September 28, 2014

ETF P/E Ratios: Are Small Caps Overpriced?

There's been a lot of talk over the past couple of years about how small cap stocks are overpriced relative to large caps. Since the market bottomed in early 2009, the smaller end of the market cap spectrum has comfortably outperformed the S&P 500, returning about 253% and 208% respectively. After such a strong run, many have been left to wonder if it's time for large caps to shine again like they did for large stretches of the 80s and 90s. Indeed, since 2014 began, the Russell 2000 and the S&P SmallCap 600 have both fallen around 2.5% while the S&P 500 is up nearly 9% for the year, indicating reversion to the mean could be well underway.

So what's the best way to determine if small caps are indeed overpriced? We'd all be rich if it was that easy to predict, but P/E ratios seem to be the preferred method of many a pundit. And even that one metric can be calculated in numerous ways, looking at forward earnings, trailing 12 months, and so on. No matter how you calculate it, however, P/E doesn't seem to have all that much predictive power (particularly over the short-term). At best, the Shiller P/E (which looks at average inflation-adjusted earnings over the past 10 years) correlates very little with the next year's returns. Over 10 years, the r-squared for the Shiller P/E is 0.43, still leaving a lot to be desired.

Let's just assume, for a moment, that P/E ratios are valuable for making investment decisions. Looking at Morningstar forward-looking P/E data for iShares large, mid, and small cap ETFs, we see:
  • S&P 500 Large Cap (IVV): 17.51
  • S&P 400 Mid Cap (IJH): 20.69
  • S&P 600 Small Cap (IJR): 20.67
Wheel of Fortune, Price-to-Earnings Ratio
Interestingly, mid and small caps appear to be priced roughly equally based on P/E alone. If we assume all three should be roughly equal, small caps are about 18% more expensive than they should be. But that includes a lot of ifs. If earnings grow at the same rate for all three segments, most importantly.

What about other ratios? The Fama-French three-factor model uses price-to-book to determine what stocks fall into the value category. It's tough to make much of an argument for large value stocks outperforming large growth over time, but Fama-French found that the small value premium has been persistent over time. That said, let's look at P/B ratios for the same three ETFs:
  • S&P 500 Large Cap (IVV): 2.43
  • S&P 400 Mid Cap (IJH): 2.23
  • S&P 600 Small Cap (IJR): 2.02
Now small caps look significantly cheaper, with large caps appearing to be 20% more expensive. I'm not sure what P/B ratios have been historically for small and mid caps, but the S&P 500 looks reasonable based on the past 15 years or so. Perhaps goodwill is more valuable for large companies with well-known brands? I'm really not sure, but small caps don't look expensive by this measure.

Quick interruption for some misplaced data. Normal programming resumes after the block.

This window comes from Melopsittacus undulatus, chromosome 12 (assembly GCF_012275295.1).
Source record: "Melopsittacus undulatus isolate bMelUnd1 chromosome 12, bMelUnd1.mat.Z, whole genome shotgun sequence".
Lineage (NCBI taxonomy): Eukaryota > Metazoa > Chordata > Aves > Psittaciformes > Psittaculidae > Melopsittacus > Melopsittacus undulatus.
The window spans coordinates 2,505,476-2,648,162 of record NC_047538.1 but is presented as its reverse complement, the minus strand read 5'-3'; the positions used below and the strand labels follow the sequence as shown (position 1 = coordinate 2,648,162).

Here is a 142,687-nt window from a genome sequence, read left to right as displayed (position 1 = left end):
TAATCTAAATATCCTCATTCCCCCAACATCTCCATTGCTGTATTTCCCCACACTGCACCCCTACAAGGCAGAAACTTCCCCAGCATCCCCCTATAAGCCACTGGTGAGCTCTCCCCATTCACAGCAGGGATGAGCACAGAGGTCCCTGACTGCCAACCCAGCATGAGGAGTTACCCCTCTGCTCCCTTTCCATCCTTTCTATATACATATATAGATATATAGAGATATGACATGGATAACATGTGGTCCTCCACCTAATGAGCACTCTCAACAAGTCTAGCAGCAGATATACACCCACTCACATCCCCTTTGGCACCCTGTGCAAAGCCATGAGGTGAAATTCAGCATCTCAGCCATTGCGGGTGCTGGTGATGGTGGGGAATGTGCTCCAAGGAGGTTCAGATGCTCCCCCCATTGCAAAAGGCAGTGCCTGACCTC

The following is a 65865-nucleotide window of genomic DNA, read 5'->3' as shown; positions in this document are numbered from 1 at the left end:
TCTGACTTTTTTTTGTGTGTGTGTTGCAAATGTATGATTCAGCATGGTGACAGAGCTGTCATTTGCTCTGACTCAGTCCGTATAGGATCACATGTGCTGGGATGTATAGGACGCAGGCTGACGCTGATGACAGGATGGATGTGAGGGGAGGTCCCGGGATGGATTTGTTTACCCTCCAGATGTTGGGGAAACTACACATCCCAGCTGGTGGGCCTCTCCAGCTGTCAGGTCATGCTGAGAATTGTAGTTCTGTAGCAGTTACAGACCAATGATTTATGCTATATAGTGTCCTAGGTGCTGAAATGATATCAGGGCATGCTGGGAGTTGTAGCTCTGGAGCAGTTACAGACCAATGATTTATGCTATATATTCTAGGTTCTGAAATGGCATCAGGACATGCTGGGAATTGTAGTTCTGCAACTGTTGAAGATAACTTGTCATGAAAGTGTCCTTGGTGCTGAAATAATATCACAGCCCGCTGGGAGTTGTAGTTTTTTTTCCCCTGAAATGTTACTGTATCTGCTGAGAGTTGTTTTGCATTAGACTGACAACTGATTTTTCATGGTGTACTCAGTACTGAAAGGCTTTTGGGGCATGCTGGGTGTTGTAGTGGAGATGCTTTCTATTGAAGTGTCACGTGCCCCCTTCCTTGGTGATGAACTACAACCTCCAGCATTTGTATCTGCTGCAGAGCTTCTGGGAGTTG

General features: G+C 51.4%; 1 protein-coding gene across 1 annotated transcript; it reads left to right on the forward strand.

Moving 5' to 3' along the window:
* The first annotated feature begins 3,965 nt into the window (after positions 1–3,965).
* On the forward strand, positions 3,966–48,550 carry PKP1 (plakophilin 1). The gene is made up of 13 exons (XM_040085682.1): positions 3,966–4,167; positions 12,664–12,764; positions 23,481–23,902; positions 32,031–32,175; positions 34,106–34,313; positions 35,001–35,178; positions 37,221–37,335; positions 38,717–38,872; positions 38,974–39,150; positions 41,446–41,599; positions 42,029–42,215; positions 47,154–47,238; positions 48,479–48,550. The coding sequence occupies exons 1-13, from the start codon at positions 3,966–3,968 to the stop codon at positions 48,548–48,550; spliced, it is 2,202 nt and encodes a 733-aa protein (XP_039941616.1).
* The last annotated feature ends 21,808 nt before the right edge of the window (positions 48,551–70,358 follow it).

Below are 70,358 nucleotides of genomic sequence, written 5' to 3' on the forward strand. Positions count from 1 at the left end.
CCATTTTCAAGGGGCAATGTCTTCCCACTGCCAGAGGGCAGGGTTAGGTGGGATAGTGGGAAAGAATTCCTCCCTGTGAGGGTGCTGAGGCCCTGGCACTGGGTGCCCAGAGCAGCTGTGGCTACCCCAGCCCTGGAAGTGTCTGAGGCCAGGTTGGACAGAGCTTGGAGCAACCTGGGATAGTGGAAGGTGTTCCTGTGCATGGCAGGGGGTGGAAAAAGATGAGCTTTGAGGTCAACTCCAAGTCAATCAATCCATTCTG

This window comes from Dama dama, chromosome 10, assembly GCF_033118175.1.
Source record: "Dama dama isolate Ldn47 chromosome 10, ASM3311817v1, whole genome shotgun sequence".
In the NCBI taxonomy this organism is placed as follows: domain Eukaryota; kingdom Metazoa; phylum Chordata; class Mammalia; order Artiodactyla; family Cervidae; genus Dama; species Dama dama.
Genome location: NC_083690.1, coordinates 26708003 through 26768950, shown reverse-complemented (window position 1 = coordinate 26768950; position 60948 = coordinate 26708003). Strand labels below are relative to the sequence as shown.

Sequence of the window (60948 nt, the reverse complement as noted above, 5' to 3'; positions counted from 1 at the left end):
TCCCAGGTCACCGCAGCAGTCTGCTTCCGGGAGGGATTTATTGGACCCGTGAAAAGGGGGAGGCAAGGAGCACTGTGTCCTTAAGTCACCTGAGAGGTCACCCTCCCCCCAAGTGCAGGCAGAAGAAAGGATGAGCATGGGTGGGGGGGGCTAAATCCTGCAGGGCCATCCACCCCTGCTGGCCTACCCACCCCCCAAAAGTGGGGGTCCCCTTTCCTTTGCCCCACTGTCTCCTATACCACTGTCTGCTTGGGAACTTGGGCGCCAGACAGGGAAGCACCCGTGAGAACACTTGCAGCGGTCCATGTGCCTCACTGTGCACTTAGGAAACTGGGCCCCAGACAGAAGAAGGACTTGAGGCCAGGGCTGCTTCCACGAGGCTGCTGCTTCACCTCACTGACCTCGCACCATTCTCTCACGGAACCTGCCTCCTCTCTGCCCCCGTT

Next, let's take a look at price-to-sales. P/S probably isn't all that useful to compare individual stocks. Most investors would probably much rather invest in a smaller company with huge profit margins rather than a bigger company (from a revenue standpoint) that operates on razor-thin margins. But it's a pretty interesting ratio to evaluate ETFs, when each fund holds hundreds of stocks. On average across a large sample size it might tell you something. So how about the P/S ratios:
  • S&P 500 Large Cap (IVV): 1.74
  • S&P 400 Mid Cap (IJH): 1.27
  • S&P 600 Small Cap (IJR): 1.16
Again we have another metric to murky the waters further, with large caps looking more expensive relative to mid and small caps. On the flip side of that, price/cash flow looks more favorable to large caps (similar to P/E) with the bigger companies looking more affordable. As if that weren't confusing enough, sales growth rates for mid and small cap stocks are predicted to be slightly higher than large caps (about 4% vs 3%) but cash-flow and book-value growth is anticipated to be higher for large caps.

In other words, I have no clue if small caps are overvalued relative to large caps. The talking heads may insist upon it, but I don't believe there's enough convincing evidence to definitively suggest that companies with large market cap sizes will outperform any other cap size over the next few years. As a whole, if you believe the market P/E ratio tells you something, we're a bit on the high side in comparison to historical values. If you think the Shiller P/E is more valuable, then the market could be really overpriced. But in terms of one asset class category outperforming, that seems like a gamble at best.

This is just my opinion. As always, consult a financial professional and do your own research at multiple sources before making any investment decisions.

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